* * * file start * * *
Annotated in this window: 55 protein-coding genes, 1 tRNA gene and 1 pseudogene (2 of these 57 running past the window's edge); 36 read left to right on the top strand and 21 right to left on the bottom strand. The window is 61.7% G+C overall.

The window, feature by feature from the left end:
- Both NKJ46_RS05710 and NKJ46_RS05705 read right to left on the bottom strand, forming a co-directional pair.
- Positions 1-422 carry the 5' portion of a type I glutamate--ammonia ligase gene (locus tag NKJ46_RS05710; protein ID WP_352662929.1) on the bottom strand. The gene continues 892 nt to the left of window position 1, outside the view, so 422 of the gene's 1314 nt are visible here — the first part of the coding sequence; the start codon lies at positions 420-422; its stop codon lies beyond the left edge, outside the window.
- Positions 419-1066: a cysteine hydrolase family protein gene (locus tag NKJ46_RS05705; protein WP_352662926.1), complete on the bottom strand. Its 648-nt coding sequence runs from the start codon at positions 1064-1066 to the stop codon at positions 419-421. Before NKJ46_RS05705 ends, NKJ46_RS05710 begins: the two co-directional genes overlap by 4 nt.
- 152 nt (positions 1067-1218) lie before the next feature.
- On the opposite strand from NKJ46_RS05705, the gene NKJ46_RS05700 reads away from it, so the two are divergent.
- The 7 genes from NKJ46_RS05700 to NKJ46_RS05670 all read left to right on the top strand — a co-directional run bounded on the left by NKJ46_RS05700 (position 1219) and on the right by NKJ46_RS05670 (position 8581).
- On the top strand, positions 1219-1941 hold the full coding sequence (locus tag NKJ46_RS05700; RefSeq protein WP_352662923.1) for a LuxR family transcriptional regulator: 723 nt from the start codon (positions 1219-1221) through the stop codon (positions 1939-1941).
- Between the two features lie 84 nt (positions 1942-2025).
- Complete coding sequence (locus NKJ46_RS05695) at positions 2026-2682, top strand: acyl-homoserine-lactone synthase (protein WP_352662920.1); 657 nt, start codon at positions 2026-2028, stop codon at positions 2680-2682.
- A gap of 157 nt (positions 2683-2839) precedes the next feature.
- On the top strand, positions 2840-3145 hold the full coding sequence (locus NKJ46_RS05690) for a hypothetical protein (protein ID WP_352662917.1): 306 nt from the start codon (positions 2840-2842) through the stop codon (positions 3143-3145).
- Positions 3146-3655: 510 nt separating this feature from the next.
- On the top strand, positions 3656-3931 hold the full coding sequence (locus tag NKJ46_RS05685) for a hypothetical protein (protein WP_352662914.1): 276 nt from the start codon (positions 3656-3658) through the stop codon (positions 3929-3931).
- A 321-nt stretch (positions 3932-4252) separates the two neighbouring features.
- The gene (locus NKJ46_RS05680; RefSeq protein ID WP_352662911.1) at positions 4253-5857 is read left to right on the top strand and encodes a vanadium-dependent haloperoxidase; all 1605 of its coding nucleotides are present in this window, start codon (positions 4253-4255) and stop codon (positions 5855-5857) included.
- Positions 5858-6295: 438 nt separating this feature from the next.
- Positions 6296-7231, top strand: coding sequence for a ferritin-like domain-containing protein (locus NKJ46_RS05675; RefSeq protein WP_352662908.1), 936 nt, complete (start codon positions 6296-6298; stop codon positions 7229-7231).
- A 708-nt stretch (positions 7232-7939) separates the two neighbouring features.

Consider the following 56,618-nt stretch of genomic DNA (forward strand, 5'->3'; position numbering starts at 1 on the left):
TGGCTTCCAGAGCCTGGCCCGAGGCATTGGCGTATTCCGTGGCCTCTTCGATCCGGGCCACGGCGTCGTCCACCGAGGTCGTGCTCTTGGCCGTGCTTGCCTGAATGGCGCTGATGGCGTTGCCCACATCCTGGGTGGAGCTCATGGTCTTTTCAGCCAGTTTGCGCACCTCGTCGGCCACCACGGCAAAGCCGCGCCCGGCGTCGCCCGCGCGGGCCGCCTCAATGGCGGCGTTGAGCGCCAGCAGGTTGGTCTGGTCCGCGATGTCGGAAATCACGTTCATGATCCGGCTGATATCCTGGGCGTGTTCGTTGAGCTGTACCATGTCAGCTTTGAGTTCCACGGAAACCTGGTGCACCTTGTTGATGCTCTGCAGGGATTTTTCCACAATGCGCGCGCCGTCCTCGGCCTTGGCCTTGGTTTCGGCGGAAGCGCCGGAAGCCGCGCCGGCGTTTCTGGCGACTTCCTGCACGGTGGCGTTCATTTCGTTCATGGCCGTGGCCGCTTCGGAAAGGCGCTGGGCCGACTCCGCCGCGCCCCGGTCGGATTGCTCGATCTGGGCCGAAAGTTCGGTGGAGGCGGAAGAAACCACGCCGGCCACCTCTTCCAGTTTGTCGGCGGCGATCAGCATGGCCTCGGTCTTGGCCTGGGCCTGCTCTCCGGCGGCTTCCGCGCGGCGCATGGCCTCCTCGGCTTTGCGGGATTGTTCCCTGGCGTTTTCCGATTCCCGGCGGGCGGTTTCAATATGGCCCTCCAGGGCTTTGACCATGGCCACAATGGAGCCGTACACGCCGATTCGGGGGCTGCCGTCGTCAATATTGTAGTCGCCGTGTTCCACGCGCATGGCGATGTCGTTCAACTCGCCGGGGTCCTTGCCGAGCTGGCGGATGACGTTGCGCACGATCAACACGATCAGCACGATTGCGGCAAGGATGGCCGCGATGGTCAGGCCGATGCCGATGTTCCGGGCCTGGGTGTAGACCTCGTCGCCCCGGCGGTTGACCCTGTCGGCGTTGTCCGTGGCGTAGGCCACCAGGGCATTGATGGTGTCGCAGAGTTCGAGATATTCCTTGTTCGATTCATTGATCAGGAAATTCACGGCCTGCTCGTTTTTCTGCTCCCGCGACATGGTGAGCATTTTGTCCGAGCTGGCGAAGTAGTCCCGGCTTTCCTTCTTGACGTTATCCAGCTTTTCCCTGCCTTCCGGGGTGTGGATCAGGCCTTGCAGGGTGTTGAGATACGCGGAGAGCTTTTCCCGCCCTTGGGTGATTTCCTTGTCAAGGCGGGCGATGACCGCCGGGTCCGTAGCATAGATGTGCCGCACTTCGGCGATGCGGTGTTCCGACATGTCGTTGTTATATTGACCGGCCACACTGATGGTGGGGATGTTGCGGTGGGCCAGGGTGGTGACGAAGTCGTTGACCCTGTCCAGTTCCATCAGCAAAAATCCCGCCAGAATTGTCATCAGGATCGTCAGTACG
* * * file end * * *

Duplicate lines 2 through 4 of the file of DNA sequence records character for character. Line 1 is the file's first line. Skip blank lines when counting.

The window, feature by feature from the left end:
- Both NKJ46_RS05710 and NKJ46_RS05705 read right to left on the bottom strand, forming a co-directional pair.
- Positions 1-422 carry the 5' portion of a type I glutamate--ammonia ligase gene (locus tag NKJ46_RS05710; protein ID WP_352662929.1) on the bottom strand. The gene continues 892 nt to the left of window position 1, outside the view, so 422 of the gene's 1314 nt are visible here — the first part of the coding sequence; the start codon lies at positions 420-422; its stop codon lies beyond the left edge, outside the window.